Since food, genetics, and agriculture each have their own large respective industries and trade associations, it can be difficult to find information about the risks associated with GMOs. Your best source of information is the Institute for Responsible Technology to learn more about GMOs, what they are, and what issues you should be aware of going forward for your own health. If you are pregnant or have small children, it is highly recommended to review this information as the build-up of toxins and other things being injected into our food are not meant to be digested by our bodies.
A belated cheers to 10.10.10!
A brilliant demonstration in social entrepreneurship and the fact that not all things need to be shiny and new came about through The Uniform Project. A female entrepreneur, Sheena Matheiken, decided to design a plain black dress to wear for 365 days in a row as a statement about eco-fashion, creativity, and to bring awareness to education. She designed a tunic-like dress that was reversible with a friend, made seven copies, and then made a blog and awareness campaign.
Goal: To wear the same dress for an entire calendar year.
Of course she spiced it up a bit with accessories and other pieces of clothing, but all of it was recycled, donated, or reused. Her goal was to raise money and awareness. Awareness around sustainable living, the uniqueness that a Uniform can encompass, and to support the Akanksha Foundation. This foundation is a grassroots movement that is changing education throughout India, and the money will specifically go toward funding uniforms and education expenses for children living in the slums of India.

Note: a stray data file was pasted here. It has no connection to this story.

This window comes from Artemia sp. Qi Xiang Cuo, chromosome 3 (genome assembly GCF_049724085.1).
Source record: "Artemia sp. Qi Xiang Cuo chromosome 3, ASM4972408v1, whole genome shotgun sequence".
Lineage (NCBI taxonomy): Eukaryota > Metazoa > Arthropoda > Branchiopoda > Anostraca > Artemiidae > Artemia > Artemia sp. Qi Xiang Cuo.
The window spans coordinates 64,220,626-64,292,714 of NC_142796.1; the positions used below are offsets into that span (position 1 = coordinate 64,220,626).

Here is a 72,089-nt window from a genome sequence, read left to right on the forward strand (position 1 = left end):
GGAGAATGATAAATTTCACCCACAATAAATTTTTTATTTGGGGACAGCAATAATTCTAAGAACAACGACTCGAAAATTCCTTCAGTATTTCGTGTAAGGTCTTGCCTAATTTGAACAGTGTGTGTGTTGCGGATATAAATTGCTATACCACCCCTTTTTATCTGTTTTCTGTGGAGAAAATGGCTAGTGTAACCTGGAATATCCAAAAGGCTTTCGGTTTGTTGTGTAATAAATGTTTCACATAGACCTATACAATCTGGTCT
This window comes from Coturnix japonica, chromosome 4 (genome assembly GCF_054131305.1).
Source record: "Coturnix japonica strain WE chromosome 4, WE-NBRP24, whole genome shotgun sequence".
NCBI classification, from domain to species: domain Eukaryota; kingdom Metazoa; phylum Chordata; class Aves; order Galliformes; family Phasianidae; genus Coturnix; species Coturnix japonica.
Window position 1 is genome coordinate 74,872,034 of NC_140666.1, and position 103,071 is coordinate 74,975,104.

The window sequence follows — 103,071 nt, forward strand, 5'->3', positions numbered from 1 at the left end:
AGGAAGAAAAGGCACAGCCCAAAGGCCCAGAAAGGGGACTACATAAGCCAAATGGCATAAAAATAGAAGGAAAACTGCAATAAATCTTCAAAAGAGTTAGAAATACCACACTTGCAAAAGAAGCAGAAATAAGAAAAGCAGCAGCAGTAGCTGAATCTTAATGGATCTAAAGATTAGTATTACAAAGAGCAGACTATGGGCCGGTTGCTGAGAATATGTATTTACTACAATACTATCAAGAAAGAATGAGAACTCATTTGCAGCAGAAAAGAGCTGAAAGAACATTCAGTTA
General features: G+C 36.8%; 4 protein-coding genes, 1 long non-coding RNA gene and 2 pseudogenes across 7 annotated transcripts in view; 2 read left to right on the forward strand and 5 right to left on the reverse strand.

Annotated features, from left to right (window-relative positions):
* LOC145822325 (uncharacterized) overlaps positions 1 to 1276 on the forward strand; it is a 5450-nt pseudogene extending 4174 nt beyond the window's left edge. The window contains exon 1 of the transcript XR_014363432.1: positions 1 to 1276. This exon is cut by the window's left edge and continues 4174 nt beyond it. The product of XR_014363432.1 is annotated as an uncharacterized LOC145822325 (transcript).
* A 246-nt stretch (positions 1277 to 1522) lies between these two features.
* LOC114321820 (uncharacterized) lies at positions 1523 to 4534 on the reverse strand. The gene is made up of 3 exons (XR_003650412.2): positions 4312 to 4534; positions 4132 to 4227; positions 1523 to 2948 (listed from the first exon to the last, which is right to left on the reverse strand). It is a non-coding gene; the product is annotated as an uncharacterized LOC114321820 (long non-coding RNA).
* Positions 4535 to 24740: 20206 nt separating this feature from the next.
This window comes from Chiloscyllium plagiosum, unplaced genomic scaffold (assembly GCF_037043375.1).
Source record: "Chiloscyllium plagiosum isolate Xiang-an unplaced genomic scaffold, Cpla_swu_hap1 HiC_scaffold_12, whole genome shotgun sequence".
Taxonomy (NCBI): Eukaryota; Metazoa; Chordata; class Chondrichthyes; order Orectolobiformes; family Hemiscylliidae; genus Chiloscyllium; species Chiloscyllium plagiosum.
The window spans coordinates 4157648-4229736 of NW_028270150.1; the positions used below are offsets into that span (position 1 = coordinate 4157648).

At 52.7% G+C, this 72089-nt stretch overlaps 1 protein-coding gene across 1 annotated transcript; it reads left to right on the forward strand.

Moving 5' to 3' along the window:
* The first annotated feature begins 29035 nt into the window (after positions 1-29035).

She has fundraised over $103,000, in large part toward EBay matching all money donated during the holiday season. This is equivalent to the cost of sending 287 Indian children to school every year. Donations are still being accepted. Now that’s what I call a positive impact!
Check out her “uniform” transformation:
Check out her blog to watch the video of all 365 and beyond and to learn more!
Who knew that Hooters waitresses could make such a large difference in light of the Gulf Oil Spill disaster? Those good looking legs will help reduce 1 million gallons of oil from hitting the coastline. Not too bad, eh?
With a goal of donating 100,000 pairs of used pantyhose, they will contribute to Matter of Trust’s efforts to create booms that will spread 15 miles long that will essentially stop oil from reaching the coastline. The pantyhose will be laundered, patched, and then stuffed with hair, fur, and fleece.
Host a Boom B Q
These booms are not just for waitresses though! You can host a Boom B Q (instructions available on Matter of Trust’s website) to gather the ingredients to create a Boom. They offer YouTube videos and instruction sheets alike to help you contribute to reducing the impact of the oil spill.